Charles Kimberley Bittersweet (named for the diamonds discovered in the Orange Free State) had lied about his age to join the Loamshires. Despite the need to get men to the front he had fallen in with two others and learned how to first bribe, then blackmail the Battalion Clerk so that time and again when the increasingly foreshortened training cadres shipped out he and his mates were on courses, or once victims of camel fever. When the Clerk had been discovered fiddling the rum the nose of an especially unlikely provost called Cromwell had led to Charlie being just in time and overly qualified for the British Expeditionary Force sent to Russia. So it was he had been made, wriggling and chancing everyone’s hand but his own, as a signaller in Arkhangelsk sent to do what the-then Secretary of State for War Winston Churchill had described as ‘striking at the birth of Bolshevism’. He could still remember the anger of bloody Major Bulldog when the field telephone failing to work and he, courses never actually attended but listed as passing nonetheless, had been able to do nothing about it.
So it was that Corporal Bittersweet had found himself in the mess about Koikori, a scrap so bad that the officers dead the company had refused to fight. Later the details had come out and an act of Parliament saw the sentences commuted to hard labour, and that not long enough to matter. In Archangel the stores and weapons sent by the yanks had piled up in the harbour and that had been Charlie’s war.
He had done better in the second bloody-arse. Crime in the Blitz was still not talked about even today. And today Charlie Bittersweet read the Daily Express in a deck-chair out the front of his arches. He had knotted his kerchief to protect his head from the sun but he still wore a muffler over his string vest because more than fifty years after Koikori and Archangel it was still never warm enough.
Later and his boy would come round. Already and Charlie’s little helpers, his stepsons as they were still known, had knocked off. They started early because Charlie started early. Nothing was worth doing in the markets by the time it was light. But if Charlie was a night hawk then here he sat with eyes closed to soak up the sun where by late afternoon it cut for one happy hour between the train-tracks above and the yards on the arches other side. Charlie was a man that found things, and if a customer had not strictly speaking lost what he wanted himself, then that could be arranged too. In a bucket two bottles of Burton pale ale kept warm nicely. You would have had to have a gun on Charlie to make him drink anything cold, and then you had better be bloody willing to use it.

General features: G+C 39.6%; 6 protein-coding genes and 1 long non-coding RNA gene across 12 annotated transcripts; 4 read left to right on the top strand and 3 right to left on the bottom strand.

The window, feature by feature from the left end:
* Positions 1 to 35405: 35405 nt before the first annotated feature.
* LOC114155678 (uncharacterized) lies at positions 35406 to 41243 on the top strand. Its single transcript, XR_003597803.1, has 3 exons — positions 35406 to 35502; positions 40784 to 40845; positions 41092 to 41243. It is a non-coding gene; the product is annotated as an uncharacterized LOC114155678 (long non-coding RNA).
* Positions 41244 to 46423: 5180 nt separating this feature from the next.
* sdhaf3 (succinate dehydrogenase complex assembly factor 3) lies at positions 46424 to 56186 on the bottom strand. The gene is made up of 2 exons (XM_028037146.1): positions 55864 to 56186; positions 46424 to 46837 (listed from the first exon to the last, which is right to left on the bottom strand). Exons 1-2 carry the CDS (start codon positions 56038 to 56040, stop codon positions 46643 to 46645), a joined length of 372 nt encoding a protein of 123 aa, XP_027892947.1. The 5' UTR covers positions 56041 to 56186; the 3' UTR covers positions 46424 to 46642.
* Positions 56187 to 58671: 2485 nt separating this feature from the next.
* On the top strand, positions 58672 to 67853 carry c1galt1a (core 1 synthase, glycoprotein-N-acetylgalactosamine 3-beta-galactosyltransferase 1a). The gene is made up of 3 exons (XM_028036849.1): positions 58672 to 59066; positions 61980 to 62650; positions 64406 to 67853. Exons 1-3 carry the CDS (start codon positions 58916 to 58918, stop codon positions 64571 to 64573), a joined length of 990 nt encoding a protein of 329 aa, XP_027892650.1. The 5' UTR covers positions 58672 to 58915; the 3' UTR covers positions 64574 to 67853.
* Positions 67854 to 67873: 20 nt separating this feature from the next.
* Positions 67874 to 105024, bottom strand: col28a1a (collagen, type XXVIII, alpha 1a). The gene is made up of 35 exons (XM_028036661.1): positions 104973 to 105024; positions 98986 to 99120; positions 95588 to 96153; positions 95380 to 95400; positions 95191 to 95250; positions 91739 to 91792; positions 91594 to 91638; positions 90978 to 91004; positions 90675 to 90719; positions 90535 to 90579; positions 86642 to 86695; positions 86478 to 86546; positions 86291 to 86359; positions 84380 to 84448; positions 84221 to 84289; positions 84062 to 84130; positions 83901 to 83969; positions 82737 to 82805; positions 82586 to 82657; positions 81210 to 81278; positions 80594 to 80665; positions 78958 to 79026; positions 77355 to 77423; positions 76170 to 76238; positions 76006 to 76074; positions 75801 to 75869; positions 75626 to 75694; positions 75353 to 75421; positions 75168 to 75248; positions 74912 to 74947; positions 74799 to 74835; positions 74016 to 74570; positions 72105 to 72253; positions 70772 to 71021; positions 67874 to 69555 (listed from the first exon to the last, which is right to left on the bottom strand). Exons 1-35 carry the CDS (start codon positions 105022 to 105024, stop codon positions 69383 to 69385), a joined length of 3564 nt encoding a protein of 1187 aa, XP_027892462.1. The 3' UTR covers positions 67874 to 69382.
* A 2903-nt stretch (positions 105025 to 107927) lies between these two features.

“I hear you’re the very man,” said a pair of brogues.
“That’d be my cock then,” said Charlie without opening his eyes above the shoes.
Mr Brogues laughed. It was high, affected, something from the radio.
The hour was wasting. “Fuck off,” said Charlie.
Mr Brogues did not. “I was rather wanting a little information. Henry mentioned your name?”
“Henry Cooper? Hooray Henry? King bloody Henry the VIII?”
“Henry Lord Rockingham.”
“Don’t know him. You’d be surprised how few peers of the realm come by Oil Drum Lane.”
Brogues said nothing at first, then after what might have seemed a suitable pause suggested, “It will be worth your while?”
Charlie doubted that very much. He didn’t need money. He had tins full of it. Less now since his boy had put so much of it in the bank, the smarty-pants. Besides which Charlie had his bus-pass and for Charlie trains, the underground, taxis, even once a passing Austin Cambridge worked with it, much to the startled disbelief of the padre that had been driving. But Charlie wanted Brogues gone so he looked up to see an unshaven slob in freshly laundered clothes. It was like one of those flip-books, he thought. One where you turned the pages to put heads, middles and bottoms together. Someone needed to turn to the next page. “What does old Charlie call you then, squire?”
“And what does Ludovic want to know?”
“Ludovic wants to know where to find Mme Roux.”
“Right,” said Charlie. “When exactly?” he laughed. The plate on his working-teeth worked lose and he swore as he mangled putting it back. “Hang about,” he showed Ludovic the shocking state of his dentures. Holding up a hand in apology he rose, stretched and scratched his bum before vanishing into the dark hole of the nearest railway arch. He returned with a double-barrelled Purdey. “You remember,” he said, “when I told you to fuck off?”
“Is the turn of phrase confusing you?”
“Now look, as it happens it won’t do you any good.”
Charlie thumbed back both hammers. “It’s a nice day, and you’re spoiling it. Let’s just say for the sake of argument it won’t do any good. But it’ll knock you through the fence. And when my boy comes round he’ll find you hanging from the arch by your feet. And there are ways.”
“I believe you would call me a ‘dago-type’?” said Ludovic.
“That’s nice. We’ll just lock you up then. And you won’t die but you’ll get fucking thirsty until at last they knock down the house whose bowels we’ll brick you up in.”
Ludovic frowned, then nodded. “I’ll be fucking off then.”